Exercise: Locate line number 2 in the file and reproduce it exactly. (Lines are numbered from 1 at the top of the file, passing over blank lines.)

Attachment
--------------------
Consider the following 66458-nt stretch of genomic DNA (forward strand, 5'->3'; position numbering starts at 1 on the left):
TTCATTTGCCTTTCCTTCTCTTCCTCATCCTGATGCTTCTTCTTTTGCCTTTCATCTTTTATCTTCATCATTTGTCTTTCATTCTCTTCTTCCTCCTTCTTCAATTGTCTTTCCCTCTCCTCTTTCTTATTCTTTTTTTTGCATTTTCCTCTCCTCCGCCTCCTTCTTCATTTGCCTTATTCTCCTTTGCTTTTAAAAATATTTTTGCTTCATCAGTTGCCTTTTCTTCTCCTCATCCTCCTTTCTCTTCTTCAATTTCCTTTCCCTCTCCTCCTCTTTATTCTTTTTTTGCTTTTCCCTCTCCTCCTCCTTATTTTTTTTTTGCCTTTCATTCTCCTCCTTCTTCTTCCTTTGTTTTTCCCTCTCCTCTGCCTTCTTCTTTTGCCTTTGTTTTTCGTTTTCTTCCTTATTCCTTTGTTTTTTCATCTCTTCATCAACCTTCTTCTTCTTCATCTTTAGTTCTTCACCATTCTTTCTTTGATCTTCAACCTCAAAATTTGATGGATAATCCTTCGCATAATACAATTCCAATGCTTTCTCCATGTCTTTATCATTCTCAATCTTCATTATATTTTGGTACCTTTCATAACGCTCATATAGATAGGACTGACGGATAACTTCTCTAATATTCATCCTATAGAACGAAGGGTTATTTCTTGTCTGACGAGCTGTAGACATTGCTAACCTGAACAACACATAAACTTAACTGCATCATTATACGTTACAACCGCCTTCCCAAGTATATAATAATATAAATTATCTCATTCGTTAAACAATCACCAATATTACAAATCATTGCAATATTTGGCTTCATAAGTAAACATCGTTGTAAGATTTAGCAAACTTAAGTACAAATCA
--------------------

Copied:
TTCATTTGCCTTTCCTTCTCTTCCTCATCCTGATGCTTCTTCTTTTGCCTTTCATCTTTTATCTTCATCATTTGTCTTTCATTCTCTTCTTCCTCCTTCTTCAATTGTCTTTCCCTCTCCTCTTTCTTATTCTTTTTTTTGCATTTTCCTCTCCTCCGCCTCCTTCTTCATTTGCCTTATTCTCCTTTGCTTTTAAAAATATTTTTGCTTCATCAGTTGCCTTTTCTTCTCCTCATCCTCCTTTCTCTTCTTCAATTTCCTTTCCCTCTCCTCCTCTTTATTCTTTTTTTGCTTTTCCCTCTCCTCCTCCTTATTTTTTTTTTGCCTTTCATTCTCCTCCTTCTTCTTCCTTTGTTTTTCCCTCTCCTCTGCCTTCTTCTTTTGCCTTTGTTTTTCGTTTTCTTCCTTATTCCTTTGTTTTTTCATCTCTTCATCAACCTTCTTCTTCTTCATCTTTAGTTCTTCACCATTCTTTCTTTGATCTTCAACCTCAAAATTTGATGGATAATCCTTCGCATAATACAATTCCAATGCTTTCTCCATGTCTTTATCATTCTCAATCTTCATTATATTTTGGTACCTTTCATAACGCTCATATAGATAGGACTGACGGATAACTTCTCTAATATTCATCCTATAGAACGAAGGGTTATTTCTTGTCTGACGAGCTGTAGACATTGCTAACCTGAACAACACATAAACTTAACTGCATCATTATACGTTACAACCGCCTTCCCAAGTATATAATAATATAAATTATCTCATTCGTTAAACAATCACCAATATTACAAATCATTGCAATATTTGGCTTCATAAGTAAACATCGTTGTAAGATTTAGCAAACTTAAGTACAAATCA